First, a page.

Posts From Category: woodworking
A few years ago I built a jewelry box out of Bird’s-Eye Maple and cherry as a gift. The rounded sides and lid frame the hand-carved Celtic knot as the focus of the box. The design is minimalist, yet elegant. Three compartments await inside the box, along with a padded tray which rests atop the back compartment.
Rolling Miter Saw Table
I designed and built a portable steel-frame miter-saw table for use in the Macalester College Theater Department Scene Shop. The table is 6$\ft$ long, capable of extending to 12$\ft$ with folding extensions. I installed a quick-access trash cut-out for discarding small scraps immediately after cutting. The table allows the saw to operate at the full range of its original miter angles. A vacuum below with a smart switch turns on whenever the miter saw is used, limiting the amount of sawdust. The table frame is steel mounted on four casters.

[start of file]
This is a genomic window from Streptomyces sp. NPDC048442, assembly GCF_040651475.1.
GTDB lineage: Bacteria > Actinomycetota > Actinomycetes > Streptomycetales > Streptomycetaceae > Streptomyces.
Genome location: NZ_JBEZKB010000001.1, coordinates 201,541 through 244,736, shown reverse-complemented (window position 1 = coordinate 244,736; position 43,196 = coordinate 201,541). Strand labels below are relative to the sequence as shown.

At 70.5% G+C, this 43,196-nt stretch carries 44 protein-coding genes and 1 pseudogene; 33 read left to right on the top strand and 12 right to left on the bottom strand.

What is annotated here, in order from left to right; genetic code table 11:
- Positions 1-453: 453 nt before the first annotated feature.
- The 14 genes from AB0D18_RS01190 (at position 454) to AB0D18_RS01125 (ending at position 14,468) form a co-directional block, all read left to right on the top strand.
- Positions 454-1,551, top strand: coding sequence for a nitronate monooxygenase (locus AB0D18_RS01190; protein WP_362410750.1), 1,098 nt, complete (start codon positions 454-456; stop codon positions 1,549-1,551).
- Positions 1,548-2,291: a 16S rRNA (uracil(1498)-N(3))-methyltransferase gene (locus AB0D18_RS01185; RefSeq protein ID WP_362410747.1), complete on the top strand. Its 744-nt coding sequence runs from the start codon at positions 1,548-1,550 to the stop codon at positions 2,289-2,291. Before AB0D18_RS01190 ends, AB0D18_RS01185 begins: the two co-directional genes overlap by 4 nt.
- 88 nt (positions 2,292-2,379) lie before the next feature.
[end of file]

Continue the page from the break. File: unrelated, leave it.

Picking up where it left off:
My shaving brush was not drying entirely between uses; the solution: hang it upside down. I recycled some scrap cherry and maple in the burn pile to make a modern stand about 5 inches tall to hold my shaving brush upside down. The stand took a couple of hours to construct.
In 2012 I adopted plans for an Art & Crafts Rocking Chair from Popular Mechanics for a tech theater woodworking project. Below are images of chair itself.
I redrafted the Popular Mechanics plans on paper as part of the project.
The Popular Mechanics article suggested that to make the rockers, one should kerf the wood, then plane away the leftovers to a smooth surface. I used a less tiresome method, cutting with a bandsaw. This turned out to be relatively simple. I used a belt sander to smooth the bandsaw cuts on both the top and bottom of the rockers. In hindsight, a spindle sander would be much more appropriate for the top of the rocker, where the bend is inwards.
This year I made a lectern for the astronomy department colloquium room out of red oak. The lectern now serves as a functional, yet attractive addition to the room.
The lectern is equipped with the necessary cables for projection from a laptop. The cables run out of the bottom to be connected to the wall.
You can never have too many clamps. The facing holds on to the lectern only by glue, keeping the facing smooth and flawless.
The most recent project of mine was a foldable cedar drying rack. The rack spanned about 14 inches across. I included a lower rack to accommodate cups.